Will Mr Gilani spare a thought to this?
By Saeed Minhas
ISLAMABAD: A federal minister of state from Kalabagh area walks into the offices of the National Disaster Management Authority (NDMA) and asks its officials to arrange some relief items for distribution in his area because he has already arranged media coverage for this and his people are waiting for this informally-held staged ceremony in his constituency.
A few hours later, the phone rings and the NDMA officers, who are placed within the PM Secretariat, are told to arrange relief goods to fill three C-130 planes because the prime minister wishes to visit his native town, Multan.
The list goes on and on as federal ministers, ministers of state, some important personalities without portfolios and even unelected and unofficial advisers and coordinators are pulling these and many other government organisations somehow associated with the relief activities, for their political gains.
Down the line, if you visit the offices of federal ministers in Islamabad, their tired staff is more worried about getting press releases and pictures out to the media than knowing what is actually being done on the ground for the suffering masses. But the agony does not stop here. It gets a new proportion when you see that how this unprecedented natural disaster is managed without any focal point and centralised control room.
For nomenclature’s sake, as Prime Minister Yousaf Raza Gilani also emphasised on several occasions that the NDMA is acting as a focal point, all the donor-gifted terminology like mapping the disaster, focal person and the DNA are in place but most of the ‘babus’ and even ex-Khakis are coming across these terms for the first time in their life, let alone understand and implement them in any way.
Fine, even if we suppose for a minute that the NDMA is supposed to act as a focal point in this whole exercise, the fact remains that first it has become an organisation to manage the protocol requests, stage relief events, and divert foreign donated goods to politically assessed destinations not independently judged genuine places.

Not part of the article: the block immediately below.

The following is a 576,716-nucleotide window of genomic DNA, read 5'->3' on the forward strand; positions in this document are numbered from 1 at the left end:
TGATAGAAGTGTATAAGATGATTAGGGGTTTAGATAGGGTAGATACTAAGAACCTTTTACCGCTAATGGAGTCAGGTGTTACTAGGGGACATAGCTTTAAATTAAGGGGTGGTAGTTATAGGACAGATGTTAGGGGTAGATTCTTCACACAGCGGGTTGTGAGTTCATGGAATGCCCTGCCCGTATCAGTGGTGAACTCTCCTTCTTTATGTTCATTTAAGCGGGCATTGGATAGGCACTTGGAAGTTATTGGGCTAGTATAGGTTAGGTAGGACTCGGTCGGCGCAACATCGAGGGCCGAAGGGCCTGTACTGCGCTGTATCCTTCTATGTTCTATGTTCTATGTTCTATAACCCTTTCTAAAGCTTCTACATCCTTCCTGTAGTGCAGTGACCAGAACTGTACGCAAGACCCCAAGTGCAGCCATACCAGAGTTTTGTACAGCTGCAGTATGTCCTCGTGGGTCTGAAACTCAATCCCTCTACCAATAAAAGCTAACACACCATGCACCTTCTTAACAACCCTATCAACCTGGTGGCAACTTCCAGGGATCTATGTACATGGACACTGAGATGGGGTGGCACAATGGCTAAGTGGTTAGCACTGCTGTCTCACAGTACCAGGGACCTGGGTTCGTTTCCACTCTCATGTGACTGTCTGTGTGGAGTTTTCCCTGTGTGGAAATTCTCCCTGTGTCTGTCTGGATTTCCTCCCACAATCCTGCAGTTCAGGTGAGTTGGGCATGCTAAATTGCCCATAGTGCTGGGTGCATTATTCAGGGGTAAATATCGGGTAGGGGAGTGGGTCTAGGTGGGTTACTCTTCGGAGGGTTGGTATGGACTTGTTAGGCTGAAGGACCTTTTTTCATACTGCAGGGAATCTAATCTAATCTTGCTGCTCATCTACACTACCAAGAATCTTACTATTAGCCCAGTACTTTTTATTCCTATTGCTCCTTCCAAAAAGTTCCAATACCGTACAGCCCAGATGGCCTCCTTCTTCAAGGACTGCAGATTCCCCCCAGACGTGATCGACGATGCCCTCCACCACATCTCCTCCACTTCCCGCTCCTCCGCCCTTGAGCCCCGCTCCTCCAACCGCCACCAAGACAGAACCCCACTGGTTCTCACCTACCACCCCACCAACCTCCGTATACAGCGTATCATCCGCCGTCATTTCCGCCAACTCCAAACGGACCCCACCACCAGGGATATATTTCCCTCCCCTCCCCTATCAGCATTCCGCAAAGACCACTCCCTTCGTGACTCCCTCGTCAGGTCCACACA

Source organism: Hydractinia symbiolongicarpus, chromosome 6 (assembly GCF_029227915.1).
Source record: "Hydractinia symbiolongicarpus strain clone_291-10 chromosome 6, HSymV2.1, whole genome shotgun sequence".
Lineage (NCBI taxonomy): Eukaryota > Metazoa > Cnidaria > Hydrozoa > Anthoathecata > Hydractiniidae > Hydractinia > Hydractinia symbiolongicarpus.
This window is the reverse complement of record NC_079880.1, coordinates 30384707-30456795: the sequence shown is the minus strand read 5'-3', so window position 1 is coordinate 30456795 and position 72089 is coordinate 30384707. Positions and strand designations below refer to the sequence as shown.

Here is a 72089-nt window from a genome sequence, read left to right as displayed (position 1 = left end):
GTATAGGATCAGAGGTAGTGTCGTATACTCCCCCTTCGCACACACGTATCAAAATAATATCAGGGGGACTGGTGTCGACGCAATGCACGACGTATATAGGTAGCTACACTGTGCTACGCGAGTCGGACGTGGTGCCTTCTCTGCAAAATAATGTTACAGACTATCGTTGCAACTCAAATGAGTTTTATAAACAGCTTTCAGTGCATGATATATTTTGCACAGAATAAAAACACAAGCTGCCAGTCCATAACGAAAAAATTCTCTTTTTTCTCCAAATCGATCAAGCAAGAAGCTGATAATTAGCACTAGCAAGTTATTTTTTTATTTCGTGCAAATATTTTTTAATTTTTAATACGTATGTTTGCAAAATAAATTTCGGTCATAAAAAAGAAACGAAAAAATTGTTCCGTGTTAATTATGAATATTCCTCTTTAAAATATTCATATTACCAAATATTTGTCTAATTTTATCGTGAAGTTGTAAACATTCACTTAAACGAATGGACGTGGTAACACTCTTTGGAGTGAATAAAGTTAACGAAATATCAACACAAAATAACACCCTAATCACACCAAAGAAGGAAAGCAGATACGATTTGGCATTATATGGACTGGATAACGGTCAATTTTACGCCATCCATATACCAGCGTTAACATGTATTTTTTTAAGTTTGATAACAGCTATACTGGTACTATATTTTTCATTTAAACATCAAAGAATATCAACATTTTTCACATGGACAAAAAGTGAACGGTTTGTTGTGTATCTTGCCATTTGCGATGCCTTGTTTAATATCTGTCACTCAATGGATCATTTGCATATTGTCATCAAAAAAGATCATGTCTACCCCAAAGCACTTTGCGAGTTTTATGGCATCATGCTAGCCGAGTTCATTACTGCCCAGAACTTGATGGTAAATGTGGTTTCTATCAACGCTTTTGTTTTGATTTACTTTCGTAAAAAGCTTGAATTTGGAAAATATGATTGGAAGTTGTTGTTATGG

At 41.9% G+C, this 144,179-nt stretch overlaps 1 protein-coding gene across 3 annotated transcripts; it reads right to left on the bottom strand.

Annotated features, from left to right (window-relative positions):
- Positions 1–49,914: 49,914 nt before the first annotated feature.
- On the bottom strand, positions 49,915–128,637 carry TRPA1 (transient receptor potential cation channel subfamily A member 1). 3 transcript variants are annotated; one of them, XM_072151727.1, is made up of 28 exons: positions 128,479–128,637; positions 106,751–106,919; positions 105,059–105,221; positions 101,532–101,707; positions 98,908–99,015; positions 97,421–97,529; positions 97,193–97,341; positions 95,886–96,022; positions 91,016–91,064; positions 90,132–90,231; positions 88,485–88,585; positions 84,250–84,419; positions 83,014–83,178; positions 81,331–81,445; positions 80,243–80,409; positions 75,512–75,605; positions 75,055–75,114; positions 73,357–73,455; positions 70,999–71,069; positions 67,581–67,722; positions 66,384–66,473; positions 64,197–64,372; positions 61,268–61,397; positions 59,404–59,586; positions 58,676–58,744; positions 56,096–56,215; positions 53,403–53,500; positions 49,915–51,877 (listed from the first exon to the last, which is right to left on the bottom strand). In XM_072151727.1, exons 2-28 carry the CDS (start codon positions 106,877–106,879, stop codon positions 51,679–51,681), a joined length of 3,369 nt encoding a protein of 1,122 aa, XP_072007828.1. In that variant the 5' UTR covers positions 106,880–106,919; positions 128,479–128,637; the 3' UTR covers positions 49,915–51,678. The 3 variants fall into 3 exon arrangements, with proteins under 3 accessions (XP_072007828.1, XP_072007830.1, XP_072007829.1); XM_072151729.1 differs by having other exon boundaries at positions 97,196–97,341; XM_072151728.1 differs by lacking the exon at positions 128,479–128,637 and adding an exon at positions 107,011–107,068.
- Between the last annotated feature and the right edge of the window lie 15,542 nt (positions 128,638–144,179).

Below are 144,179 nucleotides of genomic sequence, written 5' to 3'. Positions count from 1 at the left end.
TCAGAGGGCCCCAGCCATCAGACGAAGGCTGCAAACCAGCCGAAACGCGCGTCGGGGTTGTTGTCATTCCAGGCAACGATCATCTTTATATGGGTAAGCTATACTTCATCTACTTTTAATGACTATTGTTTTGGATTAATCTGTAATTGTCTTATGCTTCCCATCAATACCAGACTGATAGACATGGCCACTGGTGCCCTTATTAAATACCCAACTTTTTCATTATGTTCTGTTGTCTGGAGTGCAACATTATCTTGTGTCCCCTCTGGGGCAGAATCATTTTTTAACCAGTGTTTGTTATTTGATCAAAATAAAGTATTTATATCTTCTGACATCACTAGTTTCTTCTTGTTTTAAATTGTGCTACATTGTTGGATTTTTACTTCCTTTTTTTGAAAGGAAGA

Secondly, it is churning out data, which many donors, including foreign embassies and even executing NGOs, such as many UN agencies, do not correspond to. Thirdly, we are yet to see any standard operating procedures (SOP) or methodologically laid down procedures to collect reliable data from district officers/Patwaris who know like back of their hand which area is under cultivation, how many roads run through their area and how many state structures like schools, colleges, and hospitals exist there. The result is that we are yet to see realistic information on damage to state infrastructure, standing crops of sugarcane, rice and cotton (all export-oriented items).
When you try to argue with any of the NDMA officials, they all present the data about KP but when attention is drawn towards the need for similar data from Punjab where eight million are affected, Sindh where close to a million people became victim to the rage of Indus River, Balochistan, AJK or even Gilgit-Baltistan, a standard answer is that we are trying to collect as much as we can.
Reality of the matter is that the NDMA does not even have a provincial authority in Punjab, where the Sharifs opposed the need to have one because of some disagreements with the NDMA bosses. The Sharifs believed in running their own show and the result was that as Shahbaz Sharif was standing in the floodwater, just like all other high profile visitors, he was restricting the entire administration to protocol duties.
All such visits not only fail to achieve anything but political mileage, commented a serving DC from southern Punjab. He said every minister, chief minister or even the prime minister can do much more by sitting in their offices and coordinating the efforts from there rather than running around for photo-ops.
Upon investigations, we found out that this disaster-mapping of KP was not done by NDMA or Relief commissioners or even by Civil Defence or National Volunteers’ Movement but was the handy-work of all those community organisations working with the direct financial aid of organisations like the USAID, the DIFD, JICA, CIDA, or a host of other UN organisations.
Another unfortunate reality is that donors, admitted by many in private conversations, have a big question of working with the government agencies fearing not only bureaucratic red-tapeism but also mischief.
However, the least we expect from our state elephants is to know that who is doing what and in which area. Initial leaning of all the donors towards KP may be enough to prove this point because it was not until media started making a hue and cry for relief in the other three provinces that anyone was even sending sorties (choppers), except for the army and air force jawans, to any other part of the country.
With the PM’s Flood Relief Fund, the Army Flood Relief Fund, the UNHCR public appeal, the Baitul Maal Fund, the National Assembly Speaker Fund and the NDMA Fund, scores of social and religious (including banned) organisations are out to collect all sorts of donations, and last but not the least our Finance Ministry’s taxation formula, we are yet to see any comprehensive plan as to how these rescue and relief funds will be channeled?
Will everyone use them on their own or will we ever get a social or accounts audit of them? Well, so far Gen Nadeem and his bosses are yet to tell us about the ERRA, where according to them 95 percent work is completed but upon visiting the earthquake-hit areas, you just cannot escape the mountains of corruption stories thrown at you by the survivors. Will the PM spare some thought to these queries or will he just keep following the floodwaters, the extra taxation and the hiking of the tariffs to meet the inefficiencies of our babus?